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Of Human Bondage

It is no coincidence that the huge unruly piles of trainers and pumps littering the stage are mostly the Adidas brand, as Uri Ivgi and Johan Greben's new piece for Scottish Ballet casts an unblinking eye over exploitation, and such global brands have faced accusations in recent years of forced labour and poor working conditions, often involving young children. These symbolically also serve as borders, partitioning some of the dancers off against the others, as they scrabble piecemeal for survival.


Scottish Ballet: “Each Other”


Dance International Glasgow at Tramway, Glasgow, Scotland, April 21 & 22, 2017


Lorna Irvine

Scottish Ballet in “Each Other” by Uri Ivgi and Johan Greben for DIG. Photograph by Andy Ross

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Into this urban wasteland creep the ensemble, searching for something amid the heaps. They slide in from side doors, slippery and mistrustful. Ivgi and Greben's intense choreography creates a narrative-based urban fairytale, seething with the tacit violence of desperation and co-dependency. The dancers look like dystopian rag dolls, their movements are mired in restraint, the limitations of human bondage. Yet, they find a way to cope, to live amid the mess. Young people have no other means of living other than that which is in the here and now. Reduced at times to mere savagery, bodies spasm, fall and fight, yet there is tenderness too. Claw like hands and raised hackles give way to awkward couplings. Sophie Laplane and Constant Vigier can be picked out, sensually arching their backs, amid the rolling over and writhing forms on the ground.

A kind of compromise can be reached, with both groups unifying after a fashion, stockpiling the shoes into one homogenised pile. Yet the rules remain blurred. Hopscotch is played, or something approximating that, with the production line of bodies growing more efficient, in a neat row in thrall to the rhythmic intensity, the mechanical tick-tock of Tom Parkinson's specially composed electronic score. Urban posturing and hip-hop poses give way to flamenco shapes emerging from arms, and there is a tangle of legs and pointed elbows as the ensemble form a circle dead centre of the floor.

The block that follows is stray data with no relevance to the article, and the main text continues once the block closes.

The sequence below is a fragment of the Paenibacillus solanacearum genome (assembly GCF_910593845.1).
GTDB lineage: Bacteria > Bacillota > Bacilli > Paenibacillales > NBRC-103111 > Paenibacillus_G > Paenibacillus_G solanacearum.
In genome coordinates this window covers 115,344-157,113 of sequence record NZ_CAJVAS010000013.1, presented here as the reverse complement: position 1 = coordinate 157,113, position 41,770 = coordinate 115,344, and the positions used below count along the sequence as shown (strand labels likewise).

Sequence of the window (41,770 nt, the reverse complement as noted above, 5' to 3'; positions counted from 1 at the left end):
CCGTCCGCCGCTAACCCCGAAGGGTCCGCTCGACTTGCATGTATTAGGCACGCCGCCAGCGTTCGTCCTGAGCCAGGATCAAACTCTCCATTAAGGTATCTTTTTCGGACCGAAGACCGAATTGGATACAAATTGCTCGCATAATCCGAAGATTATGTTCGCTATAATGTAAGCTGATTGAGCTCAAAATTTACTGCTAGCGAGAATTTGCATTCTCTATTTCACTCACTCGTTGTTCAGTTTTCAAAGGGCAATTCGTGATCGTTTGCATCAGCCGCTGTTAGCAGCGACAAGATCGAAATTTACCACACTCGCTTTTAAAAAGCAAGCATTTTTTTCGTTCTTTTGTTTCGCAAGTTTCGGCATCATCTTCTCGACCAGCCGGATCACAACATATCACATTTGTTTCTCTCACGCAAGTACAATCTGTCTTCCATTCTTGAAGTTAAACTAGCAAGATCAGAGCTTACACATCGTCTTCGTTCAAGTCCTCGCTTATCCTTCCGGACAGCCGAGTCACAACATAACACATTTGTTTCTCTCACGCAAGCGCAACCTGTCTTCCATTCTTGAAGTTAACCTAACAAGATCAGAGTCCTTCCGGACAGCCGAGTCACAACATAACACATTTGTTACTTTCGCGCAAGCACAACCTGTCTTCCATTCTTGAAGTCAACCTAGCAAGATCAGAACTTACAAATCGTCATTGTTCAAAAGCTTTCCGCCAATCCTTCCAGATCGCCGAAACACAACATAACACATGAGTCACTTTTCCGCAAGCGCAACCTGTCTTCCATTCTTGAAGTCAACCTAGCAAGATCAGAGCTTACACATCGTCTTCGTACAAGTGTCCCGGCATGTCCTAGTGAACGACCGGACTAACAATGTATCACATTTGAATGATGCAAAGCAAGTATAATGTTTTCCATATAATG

Occasionally, it can seem a little over-familiar, as we are reminded of Pina Bausch's famous dark earth-laden landscape for “The Rite Of Spring,” Hollywood legend Busby Berkeley's belles, or the monochrome photography of Sebastiao Salgado, who chronicled the struggles of miners seeking gold in Serra Pelada in Brazil.

Repeated gestures like rolling, eyes covered with hands, and running in circles emulate the interminable rigmarole of the working day—the constant slog, the sweaty exhaustive motions and hums of the daily grind. A desire to be other than human (more fast, more productive) while showing human traits like empathy provides a sense of paradox.

In spite of gestures towards darker leitmotifs, it's the solos which give this piece its real character and emotional impact.

As shafts of light (created by lighting designer Yaron Abulafia) penetrate through the gloom of the workspace, men carry symbols of aspiration into the space like beacons of hope—new shiny red shoes all picked out and lit by Abulafia like diamonds in a mine. Now, individuals can get their moments to shine, such as the poised Luke Schaufuss, a frantic Rimbaud Patron and, left alone to fend for herself with ritualistic gestures—hands fluttering, as though crossing herself, a crablike walk—the picture of innocence undone, Kayla-Maree Tarantolo, who could, like the shoes, be made out of rubber, such is her fluidity.

Ivgi and Greben seem to be implying that mechanisation is no substitute for human endeavour, but push humans to breaking point, and the whole system will snap, as with a chain. It's a humane statement of intent, and even if some of the momentum gets lost before the end scenes, Tarantolo's extraordinary solo brings some much-needed vim and vitality. The dignity of humanity will surely prevail. We are not lost to the machine—yet.

Lorna Irvine

Based in Glasgow, Lorna was delightfully corrupted by the work of Michael Clark in her early teens, and has never looked back. Passionate about dance, music, and theatre she writes regularly for the List, Across the Arts and Exeunt. She also wrote on dance, drama and whatever particular obsession she had that week for the Shimmy, the Skinny and TLG and has contributed to Mslexia, TYCI and the Vile Blog.



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